Because of its toning effect, red raspberry is believed to support the uterus as it contracts back to its pre-pregnancy state. (The contraction of the uterus is what puts pressure on blood vessels in the area where the placenta detached. When the uterus does not contract properly it can lead to excess blood loss.)
Some pre-blended postpartum teas incorporate it alongside other herbs for this reason.
Red raspberry is also considered a galactagogue – or herb that increases breastmilk production – by some. Others say that overconsumption may decrease supply due to red raspberry’s astringent properties. Based on the available research I don’t see substantial evidence that it increases supply. However, in reasonable amounts its high mineral content may increase the nutrient profile of breastmilk while also supporting postpartum recovery as described above.
Is red raspberry leaf tea safe?
In Botanical Medicine for Women’s Health, physician, herbalist and midwife Aviva Romm writes that “Of all the herbs that might be considered for labor preparation, raspberry leaf products appear to be the safest.”
According to the Botanical Safety Handbook: 2nd Edition, its a Safety Class 1A herb, which is the safest rating possible. Herbs in this category are described as:
“Herbs that can be safely consumed when used appropriately.
- History of safe traditional use
- No case reports of significant adverse events with high probability of causality
- No significant adverse events in clinical trials
- No identified concerns for use during pregnancy or lactation
- No innately toxic constituents
- Toxicity associated with excessive use is not a basis for exclusion from this class
- Minor or self-limiting side effects are not bases for exclusion from this class”
Always check with your doctor before adding herbs to your diet, and listen to your intuition to help you make the best choice for yourself.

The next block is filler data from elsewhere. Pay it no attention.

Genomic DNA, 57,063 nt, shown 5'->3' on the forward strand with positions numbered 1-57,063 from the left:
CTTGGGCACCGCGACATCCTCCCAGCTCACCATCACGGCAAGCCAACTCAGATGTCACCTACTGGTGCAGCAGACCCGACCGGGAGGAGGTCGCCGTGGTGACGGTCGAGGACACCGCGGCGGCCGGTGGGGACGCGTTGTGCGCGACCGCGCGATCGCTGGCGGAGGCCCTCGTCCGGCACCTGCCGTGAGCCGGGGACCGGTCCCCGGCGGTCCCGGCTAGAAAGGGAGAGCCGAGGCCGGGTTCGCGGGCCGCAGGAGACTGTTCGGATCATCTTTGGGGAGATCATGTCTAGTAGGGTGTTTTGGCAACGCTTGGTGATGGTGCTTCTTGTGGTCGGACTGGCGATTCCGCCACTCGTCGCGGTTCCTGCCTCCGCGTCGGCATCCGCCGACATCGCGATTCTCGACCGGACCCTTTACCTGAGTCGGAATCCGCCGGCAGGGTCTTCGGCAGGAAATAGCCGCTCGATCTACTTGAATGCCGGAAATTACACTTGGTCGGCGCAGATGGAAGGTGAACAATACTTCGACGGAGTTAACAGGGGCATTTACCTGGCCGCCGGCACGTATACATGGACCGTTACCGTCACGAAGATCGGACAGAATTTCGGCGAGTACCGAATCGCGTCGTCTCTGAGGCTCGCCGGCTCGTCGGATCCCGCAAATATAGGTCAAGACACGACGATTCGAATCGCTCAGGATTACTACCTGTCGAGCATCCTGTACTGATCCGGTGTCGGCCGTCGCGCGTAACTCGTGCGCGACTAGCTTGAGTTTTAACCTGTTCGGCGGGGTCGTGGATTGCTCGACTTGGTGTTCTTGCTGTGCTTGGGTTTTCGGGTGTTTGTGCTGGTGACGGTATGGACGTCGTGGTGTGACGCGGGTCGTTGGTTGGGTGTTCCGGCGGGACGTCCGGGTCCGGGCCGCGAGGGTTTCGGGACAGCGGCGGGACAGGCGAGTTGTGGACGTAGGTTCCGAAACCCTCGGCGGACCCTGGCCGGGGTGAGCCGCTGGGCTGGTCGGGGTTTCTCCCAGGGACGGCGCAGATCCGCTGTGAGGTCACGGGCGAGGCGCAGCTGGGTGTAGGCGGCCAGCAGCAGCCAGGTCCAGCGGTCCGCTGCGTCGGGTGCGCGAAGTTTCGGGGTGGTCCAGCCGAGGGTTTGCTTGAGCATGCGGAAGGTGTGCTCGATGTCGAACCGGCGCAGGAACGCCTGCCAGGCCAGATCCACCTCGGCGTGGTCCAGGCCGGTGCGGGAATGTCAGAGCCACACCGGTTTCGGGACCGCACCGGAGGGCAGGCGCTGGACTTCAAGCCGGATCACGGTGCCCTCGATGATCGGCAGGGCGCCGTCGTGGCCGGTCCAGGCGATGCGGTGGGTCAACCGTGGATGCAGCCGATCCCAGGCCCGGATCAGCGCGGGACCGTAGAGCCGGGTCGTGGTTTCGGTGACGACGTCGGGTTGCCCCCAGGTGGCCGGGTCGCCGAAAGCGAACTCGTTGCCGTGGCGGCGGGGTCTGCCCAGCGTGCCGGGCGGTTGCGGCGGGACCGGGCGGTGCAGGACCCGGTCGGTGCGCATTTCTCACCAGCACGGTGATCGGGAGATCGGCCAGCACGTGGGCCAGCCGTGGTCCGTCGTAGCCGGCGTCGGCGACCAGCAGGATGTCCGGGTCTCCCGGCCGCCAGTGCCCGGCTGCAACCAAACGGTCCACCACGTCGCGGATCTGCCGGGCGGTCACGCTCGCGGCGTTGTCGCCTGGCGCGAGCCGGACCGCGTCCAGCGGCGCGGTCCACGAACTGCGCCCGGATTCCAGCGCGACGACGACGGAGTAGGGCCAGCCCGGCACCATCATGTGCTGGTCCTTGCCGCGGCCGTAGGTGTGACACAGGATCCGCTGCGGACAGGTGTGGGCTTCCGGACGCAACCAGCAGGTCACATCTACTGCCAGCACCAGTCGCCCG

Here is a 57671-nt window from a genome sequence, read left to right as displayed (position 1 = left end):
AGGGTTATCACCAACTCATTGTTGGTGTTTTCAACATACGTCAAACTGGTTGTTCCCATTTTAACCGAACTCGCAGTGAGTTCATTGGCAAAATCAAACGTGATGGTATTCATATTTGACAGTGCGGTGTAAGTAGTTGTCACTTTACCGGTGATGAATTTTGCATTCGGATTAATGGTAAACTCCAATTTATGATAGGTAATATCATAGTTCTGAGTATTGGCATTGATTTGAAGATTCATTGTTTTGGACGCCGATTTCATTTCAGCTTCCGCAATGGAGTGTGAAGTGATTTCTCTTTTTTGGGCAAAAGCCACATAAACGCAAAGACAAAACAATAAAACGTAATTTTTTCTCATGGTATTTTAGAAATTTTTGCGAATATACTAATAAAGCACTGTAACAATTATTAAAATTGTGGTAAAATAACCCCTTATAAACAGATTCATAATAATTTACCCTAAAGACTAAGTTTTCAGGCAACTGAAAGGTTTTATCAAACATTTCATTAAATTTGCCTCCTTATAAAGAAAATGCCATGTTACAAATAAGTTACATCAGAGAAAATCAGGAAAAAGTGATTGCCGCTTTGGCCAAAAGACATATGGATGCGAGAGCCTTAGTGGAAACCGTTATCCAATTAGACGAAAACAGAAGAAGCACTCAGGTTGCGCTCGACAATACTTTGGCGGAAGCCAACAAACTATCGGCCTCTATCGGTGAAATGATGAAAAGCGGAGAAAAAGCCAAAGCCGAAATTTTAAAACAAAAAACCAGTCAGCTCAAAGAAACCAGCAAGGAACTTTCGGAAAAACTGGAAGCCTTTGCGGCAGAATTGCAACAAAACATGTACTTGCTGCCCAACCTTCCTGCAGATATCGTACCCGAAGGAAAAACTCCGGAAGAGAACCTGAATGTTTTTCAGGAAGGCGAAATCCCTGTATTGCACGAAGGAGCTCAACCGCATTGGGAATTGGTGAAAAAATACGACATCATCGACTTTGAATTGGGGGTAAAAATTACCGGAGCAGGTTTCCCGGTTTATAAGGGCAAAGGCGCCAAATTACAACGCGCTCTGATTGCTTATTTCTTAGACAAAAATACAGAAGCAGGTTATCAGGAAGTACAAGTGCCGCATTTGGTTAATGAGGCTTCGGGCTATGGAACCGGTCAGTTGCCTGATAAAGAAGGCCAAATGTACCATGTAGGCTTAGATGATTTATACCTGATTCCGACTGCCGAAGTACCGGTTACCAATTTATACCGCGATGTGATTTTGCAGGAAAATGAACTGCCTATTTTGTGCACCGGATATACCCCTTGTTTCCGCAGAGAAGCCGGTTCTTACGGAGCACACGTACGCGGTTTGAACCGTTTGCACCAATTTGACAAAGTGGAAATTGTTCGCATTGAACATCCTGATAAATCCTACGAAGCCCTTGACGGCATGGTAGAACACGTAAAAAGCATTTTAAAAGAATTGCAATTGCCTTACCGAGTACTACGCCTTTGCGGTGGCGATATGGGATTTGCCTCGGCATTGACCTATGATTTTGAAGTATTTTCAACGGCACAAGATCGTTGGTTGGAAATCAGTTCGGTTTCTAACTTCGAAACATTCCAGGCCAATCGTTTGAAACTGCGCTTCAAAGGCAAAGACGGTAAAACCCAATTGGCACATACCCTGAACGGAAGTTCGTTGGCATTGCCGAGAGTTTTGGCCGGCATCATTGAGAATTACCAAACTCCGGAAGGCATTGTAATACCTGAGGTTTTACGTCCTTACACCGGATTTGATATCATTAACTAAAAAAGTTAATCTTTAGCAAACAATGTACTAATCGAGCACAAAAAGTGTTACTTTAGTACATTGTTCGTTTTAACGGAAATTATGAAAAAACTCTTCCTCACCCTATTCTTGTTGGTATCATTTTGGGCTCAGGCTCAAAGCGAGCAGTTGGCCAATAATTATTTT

Are there any side effects or cautions?
Midwives often recommend that you reduce the amount of tea you drink (or discontinue it altogether) if you experience intense Braxton hicks contractions after consumption.
The only other potential consideration with red raspberry I could find was this 2009 study done on rats. It found that moms who were fed red raspberry gave birth to babies who started puberty sooner than the control group. However, there are several things that should be noted:
1. When discussing the study, Lauren Southern of London Gynaecology stated that “no human studies support this” effect. (6) In addition, women have been drinking red raspberry for hundreds of years without any noticeable effect in this area.
2. The rats consumed red raspberry from the very beginning of pregnancy through the end of weaning. The first trimester is considered the most vulnerable developmental period, which is one reason some experts recommend waiting until the second or third trimester. With that said, women have long consumed red raspberry to ease morning sickness in the first trimester without any reported negative effects.
3. I’ve never been able to find details on the exact form of red raspberry extract used. We don’t know if it was extracted with water or something like hexane, which may act as an endocrine disruptor if any residue was left behind. (Both are possible solvents for herbal extracts.) It’s the opinion of some that on rare occasions the effects observed in a study could be attributed to a problem with the sample, not the herb itself. I don’t know if that’s the case here, but a couple of years ago UK researcher did warn fellow scientists that impure reagents (lab chemicals used to create a reaction) could skew study results. They discovered that some reagents in their lab were misleadingly labeled. (7)
All that considered, the American Pregnancy Association still classifies red raspberry as likely to be safe, and so do all the herbal resources that I’ve consulted.
In the 10+ years since the study was published, many books have been published (or revised) which review the available evidence for various herbs. All that I have consulted still consider red raspberry leaf to be safe for pregnancy. Also, well-respected herbal formulators such as Traditional Medicinals continue to include in recipes for expecting mamas – their pregnancy tea blend, for example.